Dave's Energy

Tuesday, October 04, 2011

What's a Bakken Shale well worth?

In and around energy conferences and among energy guys I hang around with, this question will elicit various responses, partly because there is no "one" Bakken Shale type well. The Bakken play continues to expand and wells vary depending on whether you are asking about the Middle Bakken formation or the lower Three Forks/Sanish formation, and also whether you are talking about the core of Montrail County, ND or the fringe out near the Montana border or into Montana or Saskatchewan. However, for my friends who are not constantly crunching numbers across all these play types, and for the students I work with on understanding the sector, I thought I'd share a very basic model for evaluating the Net Present Value of a single Bakken well. I'll call this a core Middle Bakken well. Using this, with some adjustments when required, you can make conclusions about the value of various companies producing and exploring in the area.

Thanks to the fine people at companies like Continental Resources, Whiting Petroleum, Brigham Exploration, Northern Oil and Gas, Kodiak Oil & Gas, and Triangle Petroleum, as well as the North Dakota Industrial Commission's Oil and Gas website it is fairly easy to find information on the production history of wells drilled in the area.

Companies have discussed in many presentations and press releases wells with initial production rates of 500 barrels of oil per day (BOPD), or 1,000 bopd, or even 2,000-3,000 bopd. With ever changing horizontal drilling and multi-stage frac techniques, the numbers continue to evolve, but with hundreds to thousands of data points now available, we can simulate our own well "type curve" based on what we know of these many existing wells. For those new to the subject, apologies for some missing assumptions, but you should know first off that all these wells follow a pattern of very high initial production with production rates that decline at a decreasing rate. That is, the production per day looks like a falling curve that flattens out over time.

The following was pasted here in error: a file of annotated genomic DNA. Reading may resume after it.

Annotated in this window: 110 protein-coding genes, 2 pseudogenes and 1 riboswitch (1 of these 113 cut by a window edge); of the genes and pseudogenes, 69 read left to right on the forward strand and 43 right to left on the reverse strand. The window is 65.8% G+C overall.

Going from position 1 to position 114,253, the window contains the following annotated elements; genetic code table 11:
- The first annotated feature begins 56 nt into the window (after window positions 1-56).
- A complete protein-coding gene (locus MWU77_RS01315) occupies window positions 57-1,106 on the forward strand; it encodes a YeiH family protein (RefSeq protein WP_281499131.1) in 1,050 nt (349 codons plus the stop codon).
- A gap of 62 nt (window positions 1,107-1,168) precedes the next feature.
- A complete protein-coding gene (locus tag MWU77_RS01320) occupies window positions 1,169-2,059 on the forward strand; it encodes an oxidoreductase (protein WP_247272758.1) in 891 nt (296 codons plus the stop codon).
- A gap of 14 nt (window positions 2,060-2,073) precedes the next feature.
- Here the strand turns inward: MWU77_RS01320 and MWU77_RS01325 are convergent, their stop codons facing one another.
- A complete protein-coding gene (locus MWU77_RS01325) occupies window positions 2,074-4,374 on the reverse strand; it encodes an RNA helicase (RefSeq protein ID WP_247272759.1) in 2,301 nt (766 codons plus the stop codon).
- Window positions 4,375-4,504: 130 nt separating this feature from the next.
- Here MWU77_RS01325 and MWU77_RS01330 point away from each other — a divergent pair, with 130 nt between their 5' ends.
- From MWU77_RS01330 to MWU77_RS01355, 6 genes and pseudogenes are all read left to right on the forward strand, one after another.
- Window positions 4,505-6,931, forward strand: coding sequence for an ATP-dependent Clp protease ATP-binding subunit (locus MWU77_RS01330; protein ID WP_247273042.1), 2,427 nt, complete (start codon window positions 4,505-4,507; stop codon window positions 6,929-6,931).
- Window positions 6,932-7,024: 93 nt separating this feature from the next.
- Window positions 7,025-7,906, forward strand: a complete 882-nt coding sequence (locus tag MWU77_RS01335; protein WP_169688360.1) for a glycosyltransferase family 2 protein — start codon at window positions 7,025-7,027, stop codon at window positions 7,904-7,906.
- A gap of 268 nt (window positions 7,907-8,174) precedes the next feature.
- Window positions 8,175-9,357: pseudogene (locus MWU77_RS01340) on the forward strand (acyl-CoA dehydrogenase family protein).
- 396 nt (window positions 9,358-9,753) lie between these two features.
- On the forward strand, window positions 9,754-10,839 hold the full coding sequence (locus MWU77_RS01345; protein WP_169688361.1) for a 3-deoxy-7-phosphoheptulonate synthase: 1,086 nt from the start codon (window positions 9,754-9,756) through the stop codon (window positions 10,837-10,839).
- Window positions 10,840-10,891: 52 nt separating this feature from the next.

Based on known data in the Bakken region, I will use the following as basic assumptions:

1) Initial production rate of 1800 bopd (ignoring associated natural gas production)
2) Average 30 day production (first month) of 700 bopd
3) First year decline of 55% from initial sustained 30-day rate
4) Decreasing rate of production decline through year 7 to get to an exit rate of about 100 bopd
5) $6 million cost to drill and complete a well
6) Lease Operating expenses and production taxes totaling $20 per barrel to produce
7) Local Oil Price sales realization of $65 per barrel (this takes into account transport costs, etc)
8) Expected life of well: 11-15 years
9) Expected Ultimate Recovery (EUR) of oil: 700,000 barrels per well
10) Discount rate of 10%

The production "Type Curve" looks something like this, which is just a graphic representation of the amount of well produced on a per day basis through time:

Here's a simple spreadsheet you can build to calculate this all yourself, with inputs shown in blue and calculated cells shown in black. Once you have created the average production per day based on annual exit rates, you can calculate the annual production, then apply a net cash flow number (realized oil price less cash costs) to get an annual cash flow, then discount that back for each year (CF / (1 + R) raised to the number of years out). Click on the image below to see it more clearly:

Please note that a few items are simplified here. For example, the cost of production is assumed to be perfectly variable ($20/barrel), yet some production costs are fixed and therefore will be relatively higher on a per barrel basis as the well gets older. It turns out this isn't a huge impact on valuation, however. Also, the "stub end" of production is truncated here for simplicity (the years beyond year 10) but it turns out, again, that these are less important to value than what happens in the first 5 years.